by Jane Wallace from New York
"Hope is an act of faith"...
Sasa. Sasa is a young man who is now the medical doctor for his village in Burma, a country so repressive that just having an education makes him an enemy of the government, an outlaw. Diane Namm's short film is the story of Sasa's more than ten year mission to seek that medical knowledge and bring it home to his people if only to relieve some of their pain.
Sasa comes from a poor jungle village along the mountainous border between Burma and India. Before he became a doctor, the sick had to be hand carried 6 days through the jungle to the nearest hospital. Many of the sick didn't make it, including one of Sasa's childhood friends.
Sasa vowed to become a doctor-- healer-- very young, but it was not easy. He had to leave home just to finish elementary school. Then there was college in India - he walked over the border teaching himself English and Hindi. Finally it was time for medical school. The small country of Armenia had a place, but Sasa couldn't afford the plane ticket. It was paid for by tiny contributions from poor villagers for miles around. He stayed in Armenia for seven years because he couldn't afford the trip home.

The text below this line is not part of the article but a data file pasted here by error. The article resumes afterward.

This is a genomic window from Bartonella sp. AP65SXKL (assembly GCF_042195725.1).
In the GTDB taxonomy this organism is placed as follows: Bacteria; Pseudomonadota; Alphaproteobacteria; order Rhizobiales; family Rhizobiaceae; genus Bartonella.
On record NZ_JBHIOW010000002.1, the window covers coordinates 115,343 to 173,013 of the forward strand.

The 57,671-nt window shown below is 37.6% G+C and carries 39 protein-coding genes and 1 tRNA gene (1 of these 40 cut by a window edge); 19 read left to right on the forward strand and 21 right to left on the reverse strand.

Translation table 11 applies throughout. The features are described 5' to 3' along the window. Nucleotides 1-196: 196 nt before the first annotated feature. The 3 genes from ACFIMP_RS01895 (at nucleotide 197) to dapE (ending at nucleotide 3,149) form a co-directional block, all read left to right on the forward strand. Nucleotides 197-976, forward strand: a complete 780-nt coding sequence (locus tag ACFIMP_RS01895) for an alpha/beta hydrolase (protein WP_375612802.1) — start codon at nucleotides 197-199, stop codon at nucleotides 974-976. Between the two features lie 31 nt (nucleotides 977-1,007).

More importantly, between each educational leap for Sasa, was increased suffering for Sasa's people at home. Beyond sickness killing his villagers too young, there was a plague of jungle rats, an attack that burned the village down, and atrocities committed by the same government soldiers.
The horrors of his people meant Sasa couldn't finish medical school too soon: "Inside me, brokenness. I was broken. My heart was pierced into pieces to see that suffering," he told the filmmaker. He was overwhelmed by the urgency of their need. He longed to rush home and help. That was when he fell back on the power of his faith to get him through school.
The triumph of Sasa's quest is revealed at the end of Namm's film. Namm shows us Sasa and surrounding villagers raising a structure that would be called The Place for Hope. Sasa not only finally returns to doctor his village, he would create a school to share his knowledge and teach practical medicine to nearby villagers as well. Sasa would manage to translate the fundamentals of care into yet another language: pictures, props, and spoken word for local people who couldn't read.